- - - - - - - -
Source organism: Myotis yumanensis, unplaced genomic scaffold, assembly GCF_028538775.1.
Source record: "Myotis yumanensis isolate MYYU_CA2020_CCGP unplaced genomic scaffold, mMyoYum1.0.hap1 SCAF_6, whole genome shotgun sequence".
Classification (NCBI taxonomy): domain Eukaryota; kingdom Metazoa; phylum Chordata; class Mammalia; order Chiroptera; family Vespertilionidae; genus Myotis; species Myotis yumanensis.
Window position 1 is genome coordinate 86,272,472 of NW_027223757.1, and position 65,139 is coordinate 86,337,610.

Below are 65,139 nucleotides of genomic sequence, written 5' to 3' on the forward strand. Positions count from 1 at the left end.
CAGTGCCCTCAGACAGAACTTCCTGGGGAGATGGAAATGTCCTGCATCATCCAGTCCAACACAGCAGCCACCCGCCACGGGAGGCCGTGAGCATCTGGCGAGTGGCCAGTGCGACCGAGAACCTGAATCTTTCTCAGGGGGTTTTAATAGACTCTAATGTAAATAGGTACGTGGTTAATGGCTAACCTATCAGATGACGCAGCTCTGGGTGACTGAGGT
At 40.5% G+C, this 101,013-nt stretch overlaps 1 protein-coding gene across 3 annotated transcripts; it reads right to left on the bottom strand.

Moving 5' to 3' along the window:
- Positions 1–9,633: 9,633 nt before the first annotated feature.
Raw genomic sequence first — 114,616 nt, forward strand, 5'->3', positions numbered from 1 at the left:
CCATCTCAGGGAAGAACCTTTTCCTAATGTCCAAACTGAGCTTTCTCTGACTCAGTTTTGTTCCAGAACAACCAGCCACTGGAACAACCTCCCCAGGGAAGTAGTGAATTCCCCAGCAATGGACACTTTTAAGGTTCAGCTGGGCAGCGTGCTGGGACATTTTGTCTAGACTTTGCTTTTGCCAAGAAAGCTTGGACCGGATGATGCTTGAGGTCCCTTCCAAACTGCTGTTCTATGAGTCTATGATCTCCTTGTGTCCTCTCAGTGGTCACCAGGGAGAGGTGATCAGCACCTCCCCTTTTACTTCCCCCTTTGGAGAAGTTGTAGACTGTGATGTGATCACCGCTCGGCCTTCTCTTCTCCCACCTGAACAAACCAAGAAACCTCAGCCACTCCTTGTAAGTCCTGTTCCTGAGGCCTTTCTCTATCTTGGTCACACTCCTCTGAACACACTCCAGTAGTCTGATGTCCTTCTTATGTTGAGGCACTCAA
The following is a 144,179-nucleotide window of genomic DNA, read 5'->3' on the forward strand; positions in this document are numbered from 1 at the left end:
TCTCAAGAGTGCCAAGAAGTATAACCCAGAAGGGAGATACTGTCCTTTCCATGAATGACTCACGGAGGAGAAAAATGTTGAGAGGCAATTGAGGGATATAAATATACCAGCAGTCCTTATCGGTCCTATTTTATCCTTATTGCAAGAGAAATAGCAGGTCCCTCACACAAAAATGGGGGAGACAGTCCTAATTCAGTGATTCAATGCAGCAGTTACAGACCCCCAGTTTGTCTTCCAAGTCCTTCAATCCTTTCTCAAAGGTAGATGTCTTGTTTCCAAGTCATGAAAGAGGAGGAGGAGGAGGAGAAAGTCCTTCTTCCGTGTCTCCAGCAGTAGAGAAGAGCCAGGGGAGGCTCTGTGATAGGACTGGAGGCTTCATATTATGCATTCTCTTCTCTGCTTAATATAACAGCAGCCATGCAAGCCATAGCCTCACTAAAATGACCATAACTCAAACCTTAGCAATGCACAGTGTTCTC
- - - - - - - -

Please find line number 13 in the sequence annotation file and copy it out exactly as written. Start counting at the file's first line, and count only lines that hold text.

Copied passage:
TCTCAAGAGTGCCAAGAAGTATAACCCAGAAGGGAGATACTGTCCTTTCCATGAATGACTCACGGAGGAGAAAAATGTTGAGAGGCAATTGAGGGATATAAATATACCAGCAGTCCTTATCGGTCCTATTTTATCCTTATTGCAAGAGAAATAGCAGGTCCCTCACACAAAAATGGGGGAGACAGTCCTAATTCAGTGATTCAATGCAGCAGTTACAGACCCCCAGTTTGTCTTCCAAGTCCTTCAATCCTTTCTCAAAGGTAGATGTCTTGTTTCCAAGTCATGAAAGAGGAGGAGGAGGAGGAGAAAGTCCTTCTTCCGTGTCTCCAGCAGTAGAGAAGAGCCAGGGGAGGCTCTGTGATAGGACTGGAGGCTTCATATTATGCATTCTCTTCTCTGCTTAATATAACAGCAGCCATGCAAGCCATAGCCTCACTAAAATGACCATAACTCAAACCTTAGCAATGCACAGTGTTCTC